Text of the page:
If the artistry and musical expression becomes my focus, I’m no longer over focusing on each note or rhythm, but on the shape of the musical line.

Maybe as I’m just getting started learning to play the trumpet, I have to really focus on each note and learn to count rhythms. I might have to learn how to play at a certain volume, and to be able to change volumes while playing.

But after I can do those things with some confidence, I need to move into becoming an artist with the music rather than just focusing on the notes and rhythms.

I have some personal experience with this that might help illustrate this idea.

More than 30 years ago, I performed a short solo in high school band as part of the medley of tunes from the well known musical My Fair Lady. My trumpet tone was pleasant, and I was confident. Yet I cracked a note in that solo, and I focused on that flaw as a sign of failing in my performance.

After the concert, one of the parents of another student in our band approached me. She said, “I really loved your solo tonight. As you started to play, I was excited because I knew you always play so beautifully. And, tonight was no exception—what a fantastic solo! It really made that piece great.”

I had been a perfectionist in my approach to playing the trumpet, and I missed anything good I had done, thinking that the cracked note ruined it all.

While it might have been better without that flaw, the audience heard beauty in the music anyway. The bigger picture came through.

If I had been able to focus on the intention of what I was playing, the artistic message and line of the music, my performance would have been even better and I could have judged my playing based on the overall musical picture rather than focusing on the one flaw.

Looking at outcomes and adjustments

With values and principles to drive me, I am not going to be measuring myself by an arbitrary idea of perfection or always trying to figure out what others expect of me—whether it’s my boss, my husband, my mother, my friends, or other people in my life. Instead, I can keep going back to the main ideas I’m trying to live in whatever I do and check in with myself about how that’s going.

Looking back at my own story of playing the trumpet solo in high school, that would be about using the musical expression and overall sound of the music to judge my performance rather than looking at just the notes.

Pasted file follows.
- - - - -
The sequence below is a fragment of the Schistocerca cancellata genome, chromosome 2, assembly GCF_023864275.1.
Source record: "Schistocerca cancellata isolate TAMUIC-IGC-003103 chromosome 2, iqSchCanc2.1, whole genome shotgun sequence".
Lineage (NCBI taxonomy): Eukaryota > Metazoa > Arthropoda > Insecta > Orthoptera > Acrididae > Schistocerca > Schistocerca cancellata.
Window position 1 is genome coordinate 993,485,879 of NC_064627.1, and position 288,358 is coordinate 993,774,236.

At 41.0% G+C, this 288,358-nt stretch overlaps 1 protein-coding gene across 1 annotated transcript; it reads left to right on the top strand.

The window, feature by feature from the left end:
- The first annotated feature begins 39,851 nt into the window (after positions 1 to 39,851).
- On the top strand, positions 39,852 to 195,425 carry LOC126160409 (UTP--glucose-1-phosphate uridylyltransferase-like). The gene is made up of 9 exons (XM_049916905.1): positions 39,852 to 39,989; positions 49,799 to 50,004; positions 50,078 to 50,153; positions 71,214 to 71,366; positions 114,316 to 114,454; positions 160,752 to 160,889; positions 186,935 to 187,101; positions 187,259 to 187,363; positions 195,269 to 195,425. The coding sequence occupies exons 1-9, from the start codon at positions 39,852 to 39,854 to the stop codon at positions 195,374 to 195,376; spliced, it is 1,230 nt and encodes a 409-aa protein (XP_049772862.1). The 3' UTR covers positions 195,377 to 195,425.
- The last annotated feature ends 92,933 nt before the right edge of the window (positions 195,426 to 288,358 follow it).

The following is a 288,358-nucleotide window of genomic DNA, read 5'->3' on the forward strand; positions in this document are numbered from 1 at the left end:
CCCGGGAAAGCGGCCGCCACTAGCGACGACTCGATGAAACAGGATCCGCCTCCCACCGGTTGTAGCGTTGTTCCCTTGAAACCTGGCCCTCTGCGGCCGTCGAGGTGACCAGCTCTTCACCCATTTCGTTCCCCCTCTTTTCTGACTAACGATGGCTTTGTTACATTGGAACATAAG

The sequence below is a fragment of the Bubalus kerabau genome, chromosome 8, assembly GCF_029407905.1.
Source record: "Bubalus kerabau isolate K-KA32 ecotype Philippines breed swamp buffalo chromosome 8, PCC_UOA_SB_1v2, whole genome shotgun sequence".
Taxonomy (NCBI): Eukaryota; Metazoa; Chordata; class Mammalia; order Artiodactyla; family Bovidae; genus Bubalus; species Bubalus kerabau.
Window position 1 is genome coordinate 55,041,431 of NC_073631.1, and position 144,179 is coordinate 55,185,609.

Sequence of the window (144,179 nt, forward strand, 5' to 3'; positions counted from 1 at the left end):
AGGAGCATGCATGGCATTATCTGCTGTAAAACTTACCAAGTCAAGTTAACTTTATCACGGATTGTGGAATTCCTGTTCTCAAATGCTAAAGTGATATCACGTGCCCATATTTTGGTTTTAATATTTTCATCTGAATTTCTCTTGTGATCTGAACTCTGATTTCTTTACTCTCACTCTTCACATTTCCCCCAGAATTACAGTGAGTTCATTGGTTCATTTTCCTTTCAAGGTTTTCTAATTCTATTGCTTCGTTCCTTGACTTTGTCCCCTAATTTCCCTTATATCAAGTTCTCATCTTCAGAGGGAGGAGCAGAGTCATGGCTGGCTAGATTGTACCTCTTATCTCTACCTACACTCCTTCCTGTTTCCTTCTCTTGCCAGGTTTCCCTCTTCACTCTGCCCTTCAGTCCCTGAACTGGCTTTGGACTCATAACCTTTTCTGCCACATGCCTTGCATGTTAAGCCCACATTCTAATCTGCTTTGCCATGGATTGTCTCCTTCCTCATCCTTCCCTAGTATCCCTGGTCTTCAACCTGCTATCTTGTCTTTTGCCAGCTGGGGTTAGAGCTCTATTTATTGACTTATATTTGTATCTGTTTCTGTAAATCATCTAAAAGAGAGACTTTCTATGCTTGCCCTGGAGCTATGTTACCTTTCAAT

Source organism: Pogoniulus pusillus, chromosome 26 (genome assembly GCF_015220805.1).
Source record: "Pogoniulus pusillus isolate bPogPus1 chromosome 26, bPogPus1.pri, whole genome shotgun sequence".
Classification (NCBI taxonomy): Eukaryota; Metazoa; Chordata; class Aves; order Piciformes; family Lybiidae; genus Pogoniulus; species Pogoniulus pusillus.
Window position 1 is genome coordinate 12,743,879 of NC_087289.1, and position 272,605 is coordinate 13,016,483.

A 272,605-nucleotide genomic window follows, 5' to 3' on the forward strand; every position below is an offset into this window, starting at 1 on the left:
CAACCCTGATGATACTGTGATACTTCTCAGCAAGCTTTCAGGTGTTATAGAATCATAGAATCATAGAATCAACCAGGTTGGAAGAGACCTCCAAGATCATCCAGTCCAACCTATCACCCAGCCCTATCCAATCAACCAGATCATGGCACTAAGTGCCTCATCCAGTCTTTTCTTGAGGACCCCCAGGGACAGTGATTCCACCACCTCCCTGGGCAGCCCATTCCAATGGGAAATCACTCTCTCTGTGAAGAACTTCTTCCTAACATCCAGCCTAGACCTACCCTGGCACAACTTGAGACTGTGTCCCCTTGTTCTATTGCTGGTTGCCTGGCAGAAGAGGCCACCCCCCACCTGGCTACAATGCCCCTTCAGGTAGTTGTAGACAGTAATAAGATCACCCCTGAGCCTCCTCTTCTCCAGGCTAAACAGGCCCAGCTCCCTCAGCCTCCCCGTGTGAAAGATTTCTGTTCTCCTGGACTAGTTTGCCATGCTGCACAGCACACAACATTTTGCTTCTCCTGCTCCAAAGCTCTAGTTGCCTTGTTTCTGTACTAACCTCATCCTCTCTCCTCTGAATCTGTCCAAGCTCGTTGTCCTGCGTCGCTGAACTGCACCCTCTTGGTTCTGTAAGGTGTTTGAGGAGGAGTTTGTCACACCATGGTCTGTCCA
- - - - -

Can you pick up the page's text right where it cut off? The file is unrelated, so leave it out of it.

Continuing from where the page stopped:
If I’m not pleased with my performance or outcome, using values and principles that are important to me as my focus, I’ll change my efforts in one of those areas. Basically, I can try different approaches.

Maybe my values are creativity, personal relationships, and influence.

I might work on my trumpet playing during my personal practice time, to develop more creativity in the way I phrase the music. I might improvise how to recover better from a cracked note or take different approaches to playing particular notes so that I have more confidence on them.

Using personal relationships and influence as values, I can focus on playing the music in a way that will really reach the audience and communicate to them. Focusing on the people I’m playing for is always a great way to stop focusing on the mechanics of notes and rhythms and focus more on the bigger artistic music.

With my values at the center of the work I’m doing, I can achieve a wonderful result that takes me to a higher level of performance than I could ever get if I only focus on perfect notes and rhythms.

Where my perfectionism could lead to discouragement when I make one little mistake, using values can lead to many more possibilities, creativity, and performance that is as unique as I am.

A few tips…

In closing, here are a few tips for overcoming perfectionism that will help move us away from the negative thinking and brick walls it brings, while giving us power to work toward high standards.

  1. Look back over the past to focus very specifically on your achievements and areas in which you have done well. As you do this, appreciate these times and your capacity to do things well.
  2. Consider which values you care most about. If possible, name them, and identify them.
  3. Look at your goals and future plans, in light of your values. Consider how a focus on each value might influence the way you work toward your goals or plans. How can your values influence your efforts?
  4. When faced with a failure, large or small, take stock of what progress you made and what you’ve learned along the way. Consider how you might be able to see the failure as a necessary step toward who you are becoming and where you want to be. Then, keep moving.
  5. Be kind to yourself. Don’t expect yourself to work in inhuman conditions, like excessively long hours, when you wouldn’t treat others the same way. Instead, treat yourself kindly as you work, just as you might be kind and encouraging toward other people in their efforts.